Navigating Confrontation: Calling in vs Calling Out

Let’s set the scene. You are out with some friends about to order some food at a fast-food restaurant. While you and your friends are waiting in line, talking about how the whole series of Avatar the Last Airbender is coming to Netflix (which I am so hyped for), and a person in front of you starts belligerently flipping out on the cashier spouting deeply offensive and problematic things. In the words of John Quiñones, what would you do? Also, What would you do if someone you knew started flipping out on a cashier?

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What is Calling Out

If you are on Instagram, Facebook, Twitter, YouTube, or any other social media, you are aware that people say homophobic, trans-antagonistic, misogynistic, ableist, sexist, and all the other deeply offensive and problematic things in the comments. On the flip side, you are also aware of the people that will nip that shit in the bud real quick. They will call out the offender for saying wildly prejudice and problematic things. While social media is the mediated way we communicate to one another, calling out also happens face to face.

Now I am sure you are can put two and two together and figure out that calling out is when a person publicly confronts someone the moment they made a prejudiced comment. Calling someone out is a strategy you can utilize to help guide a person back, in that moment, if they are veering away from using language that does not serve to maintain a person’s dignity or respect. Think of calling out as a stop sign. When you are driving on the road a stop sign tells you to stop and look in all the appropriate ways before you proceed through traffic again. When you are calling someone out you are essentially telling them in that moment to stop using prejudice or offensive language before they proceed with their day.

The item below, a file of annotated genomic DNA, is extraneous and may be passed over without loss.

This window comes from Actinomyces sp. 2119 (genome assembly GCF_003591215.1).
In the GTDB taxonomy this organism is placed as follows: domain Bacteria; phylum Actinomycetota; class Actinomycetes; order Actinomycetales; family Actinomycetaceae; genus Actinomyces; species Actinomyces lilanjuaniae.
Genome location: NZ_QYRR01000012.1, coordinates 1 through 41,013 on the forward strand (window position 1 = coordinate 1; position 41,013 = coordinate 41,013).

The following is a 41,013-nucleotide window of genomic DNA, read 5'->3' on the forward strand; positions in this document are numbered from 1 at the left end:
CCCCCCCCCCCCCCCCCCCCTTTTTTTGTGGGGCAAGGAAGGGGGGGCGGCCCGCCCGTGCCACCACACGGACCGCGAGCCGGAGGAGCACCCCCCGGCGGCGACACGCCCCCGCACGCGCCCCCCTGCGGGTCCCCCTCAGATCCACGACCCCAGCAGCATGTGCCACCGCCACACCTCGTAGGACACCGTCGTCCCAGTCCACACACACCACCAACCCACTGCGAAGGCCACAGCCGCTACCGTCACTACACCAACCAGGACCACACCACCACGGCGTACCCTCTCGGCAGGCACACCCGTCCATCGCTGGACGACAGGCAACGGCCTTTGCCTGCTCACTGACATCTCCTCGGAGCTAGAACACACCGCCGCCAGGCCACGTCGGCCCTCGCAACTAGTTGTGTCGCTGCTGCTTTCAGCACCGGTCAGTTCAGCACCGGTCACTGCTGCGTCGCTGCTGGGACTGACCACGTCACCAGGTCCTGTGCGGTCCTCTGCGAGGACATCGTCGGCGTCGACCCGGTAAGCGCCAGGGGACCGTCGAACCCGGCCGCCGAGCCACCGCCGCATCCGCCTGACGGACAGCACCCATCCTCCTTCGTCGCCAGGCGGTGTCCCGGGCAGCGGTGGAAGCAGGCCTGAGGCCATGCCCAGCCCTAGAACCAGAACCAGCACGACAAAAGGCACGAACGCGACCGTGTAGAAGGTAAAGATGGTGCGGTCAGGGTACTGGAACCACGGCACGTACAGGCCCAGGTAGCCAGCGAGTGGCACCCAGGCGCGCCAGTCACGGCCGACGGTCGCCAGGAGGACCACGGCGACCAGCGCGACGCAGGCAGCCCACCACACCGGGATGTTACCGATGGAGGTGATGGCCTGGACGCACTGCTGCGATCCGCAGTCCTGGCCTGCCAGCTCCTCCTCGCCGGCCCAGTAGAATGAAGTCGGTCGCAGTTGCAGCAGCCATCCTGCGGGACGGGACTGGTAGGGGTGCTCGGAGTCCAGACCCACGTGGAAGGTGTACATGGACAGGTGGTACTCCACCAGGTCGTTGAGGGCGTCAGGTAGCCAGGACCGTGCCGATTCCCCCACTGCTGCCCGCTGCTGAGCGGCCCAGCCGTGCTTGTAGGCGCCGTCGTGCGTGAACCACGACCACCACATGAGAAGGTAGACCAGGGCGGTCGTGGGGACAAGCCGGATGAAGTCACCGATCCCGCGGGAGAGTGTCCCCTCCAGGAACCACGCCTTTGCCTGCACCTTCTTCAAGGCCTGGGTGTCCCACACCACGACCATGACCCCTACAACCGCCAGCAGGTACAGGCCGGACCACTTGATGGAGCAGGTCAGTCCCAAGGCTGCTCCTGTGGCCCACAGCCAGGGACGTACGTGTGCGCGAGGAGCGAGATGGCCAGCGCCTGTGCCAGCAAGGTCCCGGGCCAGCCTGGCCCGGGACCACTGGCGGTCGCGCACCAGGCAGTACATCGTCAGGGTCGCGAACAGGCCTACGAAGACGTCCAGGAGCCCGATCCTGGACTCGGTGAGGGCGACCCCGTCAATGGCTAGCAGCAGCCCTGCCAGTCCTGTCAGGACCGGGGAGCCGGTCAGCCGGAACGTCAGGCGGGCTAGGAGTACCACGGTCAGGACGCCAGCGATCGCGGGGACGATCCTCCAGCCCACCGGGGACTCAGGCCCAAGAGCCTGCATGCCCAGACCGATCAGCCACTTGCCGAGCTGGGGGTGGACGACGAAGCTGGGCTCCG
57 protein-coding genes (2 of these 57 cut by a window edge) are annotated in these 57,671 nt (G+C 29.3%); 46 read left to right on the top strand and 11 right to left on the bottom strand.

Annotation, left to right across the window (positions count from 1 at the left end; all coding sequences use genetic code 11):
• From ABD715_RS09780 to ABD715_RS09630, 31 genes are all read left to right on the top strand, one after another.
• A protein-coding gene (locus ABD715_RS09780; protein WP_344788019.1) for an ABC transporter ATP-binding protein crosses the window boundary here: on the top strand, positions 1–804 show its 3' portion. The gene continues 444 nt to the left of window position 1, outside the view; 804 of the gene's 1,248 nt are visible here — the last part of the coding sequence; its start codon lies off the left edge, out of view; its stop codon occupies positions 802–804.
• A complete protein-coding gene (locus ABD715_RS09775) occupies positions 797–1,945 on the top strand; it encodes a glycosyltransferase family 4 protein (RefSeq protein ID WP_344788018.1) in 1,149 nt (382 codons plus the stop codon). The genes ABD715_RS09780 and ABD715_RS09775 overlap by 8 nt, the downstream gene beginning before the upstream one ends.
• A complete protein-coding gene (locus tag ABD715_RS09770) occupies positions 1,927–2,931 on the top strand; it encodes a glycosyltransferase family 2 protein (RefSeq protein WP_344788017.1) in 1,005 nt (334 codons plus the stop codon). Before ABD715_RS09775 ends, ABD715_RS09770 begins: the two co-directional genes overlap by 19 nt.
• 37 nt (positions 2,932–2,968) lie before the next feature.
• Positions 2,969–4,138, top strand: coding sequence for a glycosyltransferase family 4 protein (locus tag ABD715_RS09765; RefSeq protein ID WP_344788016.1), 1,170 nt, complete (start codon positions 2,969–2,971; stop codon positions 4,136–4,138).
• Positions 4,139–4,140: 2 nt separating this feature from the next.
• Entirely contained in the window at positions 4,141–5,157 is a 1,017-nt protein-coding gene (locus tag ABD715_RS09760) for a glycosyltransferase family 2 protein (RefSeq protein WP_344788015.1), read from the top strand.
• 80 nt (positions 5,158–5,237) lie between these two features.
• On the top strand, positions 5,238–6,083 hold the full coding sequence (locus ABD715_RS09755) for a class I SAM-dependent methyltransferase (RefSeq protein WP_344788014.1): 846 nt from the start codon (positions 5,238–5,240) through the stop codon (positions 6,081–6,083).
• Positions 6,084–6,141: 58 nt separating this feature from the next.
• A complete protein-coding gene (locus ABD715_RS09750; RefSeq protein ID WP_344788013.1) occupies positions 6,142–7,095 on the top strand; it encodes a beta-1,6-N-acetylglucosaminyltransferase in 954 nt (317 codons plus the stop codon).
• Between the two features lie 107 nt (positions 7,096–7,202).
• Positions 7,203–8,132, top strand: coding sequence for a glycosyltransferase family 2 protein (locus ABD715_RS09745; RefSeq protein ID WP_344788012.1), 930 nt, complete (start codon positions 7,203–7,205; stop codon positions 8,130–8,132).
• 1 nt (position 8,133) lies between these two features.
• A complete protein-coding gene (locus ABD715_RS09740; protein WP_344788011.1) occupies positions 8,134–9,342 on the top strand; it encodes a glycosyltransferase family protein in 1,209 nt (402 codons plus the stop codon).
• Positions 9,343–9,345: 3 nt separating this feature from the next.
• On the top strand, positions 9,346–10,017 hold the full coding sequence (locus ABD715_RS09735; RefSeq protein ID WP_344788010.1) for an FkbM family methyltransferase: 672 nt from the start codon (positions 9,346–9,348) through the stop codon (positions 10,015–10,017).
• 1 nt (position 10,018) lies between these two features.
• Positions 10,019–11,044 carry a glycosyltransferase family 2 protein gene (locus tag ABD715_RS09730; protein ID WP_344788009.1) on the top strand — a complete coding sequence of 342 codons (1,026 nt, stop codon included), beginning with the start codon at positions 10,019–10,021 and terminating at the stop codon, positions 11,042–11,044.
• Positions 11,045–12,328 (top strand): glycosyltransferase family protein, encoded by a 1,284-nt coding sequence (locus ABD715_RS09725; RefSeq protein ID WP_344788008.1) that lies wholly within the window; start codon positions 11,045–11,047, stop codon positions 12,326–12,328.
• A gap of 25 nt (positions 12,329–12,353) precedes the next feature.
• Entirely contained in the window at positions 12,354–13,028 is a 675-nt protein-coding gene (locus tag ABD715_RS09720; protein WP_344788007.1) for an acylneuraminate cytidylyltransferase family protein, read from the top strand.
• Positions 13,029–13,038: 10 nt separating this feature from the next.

What is Calling In

Calling in is very similar to calling out. However, calling in may require a level of intimacy that calling out does not require. Imagine for a minute that a friend of yours made an offensive or prejudiced comment. You know that they are a well-meaning person — I don’t think you would be friends with them if they weren’t — yet they made a comment that goes against their character. You could pull them aside at a later time and explain to them why their words were not acceptable.

An example that is not offensive at all but can help drive the point home is, if your friend said that Avatar the Last Airbender was a garbage show (I would be highly offended if my friend said that to me, but I digress). You could sit down and talk with them about why that is wrong. You could explain that the character development in the show is amazing, the messages in the show are truly inspirational, and artistic style is unrivaled. Your explanation takes a different level of intimacy and patience that would not be required if you just flat out told them that they shouldn’t call Avatar the Last Airbender garbage.